Building a virtual community of practice: experience from the Canadian foundation for healthcare improvement's policy circle

Health Res Policy Syst. 2022 Sep 1;20(1):95. doi: 10.1186/s12961-022-00897-0.

Abstract

Background: Communities of Practice are formed by people who interact regularly to engage in collective learning in a shared domain of human endeavor. Virtual Communities of Practice (VCoP) are online communities that use the internet to connect people who share a common concern or passion. VCoPs provide a platform to share and enhance knowledge. The Policy Circle is a VCoP that connects mid-career professionals from across Canada who are committed to improving healthcare policy and practice. We wanted to understand the perceived value of the VCoP.

Methods: We used qualitative and quantitative survey research to explore past and current Policy Circle members' thoughts, feelings, and behaviours related to the program. Our research was guided by the Value Creation Framework proposed by Wenger and colleagues. Three surveys were created in collaboration with stakeholders. Data were analyzed within cohort and in aggregate across cohorts. Qualitative data was analyzed thematically, and quantitative data was analyzed using descriptive statistics (means of ranked and scaled responses).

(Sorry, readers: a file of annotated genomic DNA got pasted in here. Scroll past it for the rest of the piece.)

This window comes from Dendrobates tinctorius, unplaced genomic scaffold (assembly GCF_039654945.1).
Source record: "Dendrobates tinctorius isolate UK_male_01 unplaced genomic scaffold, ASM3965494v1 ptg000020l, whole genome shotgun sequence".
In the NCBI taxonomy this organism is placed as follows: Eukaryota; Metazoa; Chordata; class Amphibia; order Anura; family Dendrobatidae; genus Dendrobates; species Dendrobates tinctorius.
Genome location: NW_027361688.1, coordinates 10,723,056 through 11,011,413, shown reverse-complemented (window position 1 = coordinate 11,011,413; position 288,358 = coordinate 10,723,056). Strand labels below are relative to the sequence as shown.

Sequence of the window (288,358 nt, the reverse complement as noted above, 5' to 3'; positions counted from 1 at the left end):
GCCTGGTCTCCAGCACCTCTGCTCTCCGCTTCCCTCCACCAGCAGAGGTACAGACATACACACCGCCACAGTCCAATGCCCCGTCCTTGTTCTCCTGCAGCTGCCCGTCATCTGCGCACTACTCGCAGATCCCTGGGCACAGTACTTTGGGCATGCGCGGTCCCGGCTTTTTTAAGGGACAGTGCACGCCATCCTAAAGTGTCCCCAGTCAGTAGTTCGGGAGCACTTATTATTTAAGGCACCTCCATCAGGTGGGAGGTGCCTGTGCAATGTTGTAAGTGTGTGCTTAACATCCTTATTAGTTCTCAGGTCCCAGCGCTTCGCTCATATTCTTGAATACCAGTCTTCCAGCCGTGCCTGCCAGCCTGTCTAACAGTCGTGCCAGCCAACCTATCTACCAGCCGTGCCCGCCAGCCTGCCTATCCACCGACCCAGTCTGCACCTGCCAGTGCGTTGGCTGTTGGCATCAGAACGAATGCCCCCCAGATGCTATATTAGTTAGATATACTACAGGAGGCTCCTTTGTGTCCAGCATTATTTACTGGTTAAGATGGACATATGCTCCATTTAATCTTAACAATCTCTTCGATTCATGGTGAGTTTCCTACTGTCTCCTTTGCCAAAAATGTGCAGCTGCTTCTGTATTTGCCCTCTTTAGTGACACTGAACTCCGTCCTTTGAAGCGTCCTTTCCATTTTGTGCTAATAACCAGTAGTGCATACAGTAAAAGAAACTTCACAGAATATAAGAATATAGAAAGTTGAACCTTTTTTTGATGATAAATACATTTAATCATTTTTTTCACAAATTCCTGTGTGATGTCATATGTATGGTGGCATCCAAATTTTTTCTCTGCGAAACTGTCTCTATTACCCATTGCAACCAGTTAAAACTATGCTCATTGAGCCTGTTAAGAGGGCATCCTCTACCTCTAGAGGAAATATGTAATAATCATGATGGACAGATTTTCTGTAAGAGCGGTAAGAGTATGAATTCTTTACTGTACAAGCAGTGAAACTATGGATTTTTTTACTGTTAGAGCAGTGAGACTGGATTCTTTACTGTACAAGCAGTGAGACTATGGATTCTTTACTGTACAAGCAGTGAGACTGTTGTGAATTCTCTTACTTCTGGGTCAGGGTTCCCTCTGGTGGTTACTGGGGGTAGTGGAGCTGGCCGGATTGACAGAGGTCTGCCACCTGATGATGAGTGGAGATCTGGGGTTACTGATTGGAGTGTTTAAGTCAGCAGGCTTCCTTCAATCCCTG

Results: Survey participation was high among members (Cohort 1: 67%, Cohort 2: 64%). Participants came from a variety of disciplines including medicine, health policy, allied health, and nursing, with most members having a direct role in health services research or practice. The program was successful in helping participants make connections (mean = 2.43 on a scale from 1 to 5: 1 = yes, significantly, 5 = not at all); variances in both qualitative and quantitative data indicated that levels of enthusiasm within the program varied among individuals. Members appreciated the access to resources; quarterly meetings (n = 11/11), and a curated reading list (n = 8/11) were the most valued resources. Participants reported the development of a sense of belonging (mean = 2.29) and facilitated knowledge exchange (mean = 2.43). At the time of this study, participants felt the program had minor impact on their work (mean = 3.5), however a majority of participants (50%) from Cohort 2 planned to acknowledge the program in their professional or academic endeavours. Through reflective responses, participants expressed a desire for continued and deeper professional network development.

Conclusions: The Policy Circle was successful in facilitating knowledge exchange by creating a community that promoted trust, a sense of belonging and a supportive environment. Members were satisfied with the program; to promote further value, the Policy Circle should implement strategies that will continue member participation and networking after the program is finished.

Keywords: Health policy; Healthcare; Knowledge exchange; Networking; Trust; Value creation; Virtual communities of practice.

MeSH terms

  • Canada
  • Delivery of Health Care
  • Health Policy
  • Health Services Research*
  • Humans
  • Learning*